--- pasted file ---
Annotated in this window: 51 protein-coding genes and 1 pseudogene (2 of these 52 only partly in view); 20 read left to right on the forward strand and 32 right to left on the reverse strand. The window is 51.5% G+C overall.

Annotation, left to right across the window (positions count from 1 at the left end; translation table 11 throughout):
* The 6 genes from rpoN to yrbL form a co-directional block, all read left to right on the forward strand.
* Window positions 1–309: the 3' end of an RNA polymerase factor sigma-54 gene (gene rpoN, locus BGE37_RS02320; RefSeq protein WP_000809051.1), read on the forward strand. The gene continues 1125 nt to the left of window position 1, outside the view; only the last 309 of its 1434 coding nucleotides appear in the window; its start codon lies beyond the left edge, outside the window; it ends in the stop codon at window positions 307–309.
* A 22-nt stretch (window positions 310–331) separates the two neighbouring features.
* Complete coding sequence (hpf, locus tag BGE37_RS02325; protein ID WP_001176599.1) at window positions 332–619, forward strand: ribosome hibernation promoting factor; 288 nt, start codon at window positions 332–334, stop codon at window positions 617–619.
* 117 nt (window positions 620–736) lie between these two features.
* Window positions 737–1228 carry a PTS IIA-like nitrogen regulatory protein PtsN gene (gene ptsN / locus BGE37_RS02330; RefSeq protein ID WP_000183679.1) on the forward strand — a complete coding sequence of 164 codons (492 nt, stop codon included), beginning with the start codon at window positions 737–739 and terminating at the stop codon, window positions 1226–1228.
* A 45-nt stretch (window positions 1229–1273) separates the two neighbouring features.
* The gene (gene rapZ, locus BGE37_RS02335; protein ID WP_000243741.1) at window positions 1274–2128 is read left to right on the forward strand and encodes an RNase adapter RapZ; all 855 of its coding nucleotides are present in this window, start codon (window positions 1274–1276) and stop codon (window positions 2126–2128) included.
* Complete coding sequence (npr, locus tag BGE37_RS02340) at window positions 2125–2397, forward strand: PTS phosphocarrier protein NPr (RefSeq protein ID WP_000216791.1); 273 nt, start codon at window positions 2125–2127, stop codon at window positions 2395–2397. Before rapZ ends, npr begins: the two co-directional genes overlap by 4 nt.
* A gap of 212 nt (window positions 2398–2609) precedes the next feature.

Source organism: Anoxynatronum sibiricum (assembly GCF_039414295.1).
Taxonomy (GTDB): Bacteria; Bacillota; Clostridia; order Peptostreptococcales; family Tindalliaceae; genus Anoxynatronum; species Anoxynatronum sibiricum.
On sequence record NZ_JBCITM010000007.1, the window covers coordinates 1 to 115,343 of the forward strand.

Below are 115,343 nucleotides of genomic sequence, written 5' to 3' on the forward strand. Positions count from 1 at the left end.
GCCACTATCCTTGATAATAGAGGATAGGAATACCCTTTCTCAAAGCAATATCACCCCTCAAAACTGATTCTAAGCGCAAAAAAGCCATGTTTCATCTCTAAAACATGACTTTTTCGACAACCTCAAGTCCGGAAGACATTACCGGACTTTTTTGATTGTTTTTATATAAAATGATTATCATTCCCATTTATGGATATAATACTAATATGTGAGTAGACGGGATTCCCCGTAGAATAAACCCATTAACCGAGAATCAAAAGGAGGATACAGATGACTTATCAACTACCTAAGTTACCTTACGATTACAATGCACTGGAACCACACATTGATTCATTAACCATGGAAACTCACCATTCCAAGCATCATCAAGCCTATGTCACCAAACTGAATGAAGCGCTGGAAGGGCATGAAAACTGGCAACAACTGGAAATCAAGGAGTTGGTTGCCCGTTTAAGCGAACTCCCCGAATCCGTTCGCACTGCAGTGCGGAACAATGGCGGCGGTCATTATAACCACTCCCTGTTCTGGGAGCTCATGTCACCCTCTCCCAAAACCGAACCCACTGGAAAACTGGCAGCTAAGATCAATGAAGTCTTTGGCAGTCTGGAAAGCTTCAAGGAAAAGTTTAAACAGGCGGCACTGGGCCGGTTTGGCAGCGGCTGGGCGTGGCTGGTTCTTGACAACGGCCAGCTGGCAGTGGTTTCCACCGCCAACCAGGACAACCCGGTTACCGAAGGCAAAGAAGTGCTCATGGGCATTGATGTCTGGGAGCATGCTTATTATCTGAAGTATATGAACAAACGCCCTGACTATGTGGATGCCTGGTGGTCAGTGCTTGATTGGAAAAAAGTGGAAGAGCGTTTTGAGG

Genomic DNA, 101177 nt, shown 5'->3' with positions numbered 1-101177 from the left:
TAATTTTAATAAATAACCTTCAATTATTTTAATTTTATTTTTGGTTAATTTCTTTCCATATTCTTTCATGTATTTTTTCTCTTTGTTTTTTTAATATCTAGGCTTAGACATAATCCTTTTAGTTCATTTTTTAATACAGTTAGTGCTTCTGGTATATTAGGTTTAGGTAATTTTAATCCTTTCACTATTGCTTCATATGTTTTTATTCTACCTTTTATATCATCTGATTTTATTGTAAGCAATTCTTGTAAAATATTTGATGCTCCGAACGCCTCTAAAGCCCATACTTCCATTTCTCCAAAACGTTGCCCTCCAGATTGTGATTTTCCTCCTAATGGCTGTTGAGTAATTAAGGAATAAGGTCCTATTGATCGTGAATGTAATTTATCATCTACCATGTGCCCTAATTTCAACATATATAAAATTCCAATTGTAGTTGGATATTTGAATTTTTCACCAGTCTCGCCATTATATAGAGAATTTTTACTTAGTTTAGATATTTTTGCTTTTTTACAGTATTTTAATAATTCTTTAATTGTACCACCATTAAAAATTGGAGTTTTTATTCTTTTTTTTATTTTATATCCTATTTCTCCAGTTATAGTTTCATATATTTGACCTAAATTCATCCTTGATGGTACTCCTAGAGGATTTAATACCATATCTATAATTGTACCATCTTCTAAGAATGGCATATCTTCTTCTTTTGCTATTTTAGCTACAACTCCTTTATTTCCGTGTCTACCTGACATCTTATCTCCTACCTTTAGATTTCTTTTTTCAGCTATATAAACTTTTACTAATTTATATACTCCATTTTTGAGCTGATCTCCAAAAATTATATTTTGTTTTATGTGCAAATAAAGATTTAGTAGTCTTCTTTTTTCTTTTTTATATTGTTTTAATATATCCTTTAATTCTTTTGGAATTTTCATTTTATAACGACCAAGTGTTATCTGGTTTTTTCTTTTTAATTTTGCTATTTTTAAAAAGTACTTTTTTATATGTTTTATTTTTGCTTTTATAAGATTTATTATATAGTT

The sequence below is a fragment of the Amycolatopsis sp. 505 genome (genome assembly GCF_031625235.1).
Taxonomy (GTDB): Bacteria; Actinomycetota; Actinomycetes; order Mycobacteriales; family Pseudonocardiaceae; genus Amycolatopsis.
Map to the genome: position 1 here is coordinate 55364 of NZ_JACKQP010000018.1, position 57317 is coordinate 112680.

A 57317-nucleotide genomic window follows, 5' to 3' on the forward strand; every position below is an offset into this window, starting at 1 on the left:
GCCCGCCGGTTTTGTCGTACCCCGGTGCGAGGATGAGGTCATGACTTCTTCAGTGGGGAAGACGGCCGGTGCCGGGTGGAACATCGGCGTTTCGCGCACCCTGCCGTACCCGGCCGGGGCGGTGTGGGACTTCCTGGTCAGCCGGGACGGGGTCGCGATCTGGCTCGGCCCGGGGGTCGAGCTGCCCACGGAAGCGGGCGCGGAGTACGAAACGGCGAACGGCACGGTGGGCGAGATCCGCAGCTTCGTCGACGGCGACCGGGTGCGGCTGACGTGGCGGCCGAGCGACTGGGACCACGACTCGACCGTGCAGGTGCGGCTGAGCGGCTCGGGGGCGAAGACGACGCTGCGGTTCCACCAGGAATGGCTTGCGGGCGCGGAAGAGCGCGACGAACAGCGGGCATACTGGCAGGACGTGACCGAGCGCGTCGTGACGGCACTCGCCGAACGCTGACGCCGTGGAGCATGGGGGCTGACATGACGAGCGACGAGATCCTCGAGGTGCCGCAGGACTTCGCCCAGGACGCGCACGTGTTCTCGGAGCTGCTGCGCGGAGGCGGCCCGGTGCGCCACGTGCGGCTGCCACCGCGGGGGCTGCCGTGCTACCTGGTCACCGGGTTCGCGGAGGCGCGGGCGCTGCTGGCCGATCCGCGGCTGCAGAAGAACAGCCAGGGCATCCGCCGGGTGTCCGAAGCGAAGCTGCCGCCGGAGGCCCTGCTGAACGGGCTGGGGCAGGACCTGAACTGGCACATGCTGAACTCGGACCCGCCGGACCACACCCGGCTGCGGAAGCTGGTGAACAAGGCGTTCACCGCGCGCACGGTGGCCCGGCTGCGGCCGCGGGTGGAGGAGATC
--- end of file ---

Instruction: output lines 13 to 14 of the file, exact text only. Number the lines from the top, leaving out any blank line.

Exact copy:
Source organism: Anoxynatronum sibiricum (assembly GCF_039414295.1).
Taxonomy (GTDB): Bacteria; Bacillota; Clostridia; order Peptostreptococcales; family Tindalliaceae; genus Anoxynatronum; species Anoxynatronum sibiricum.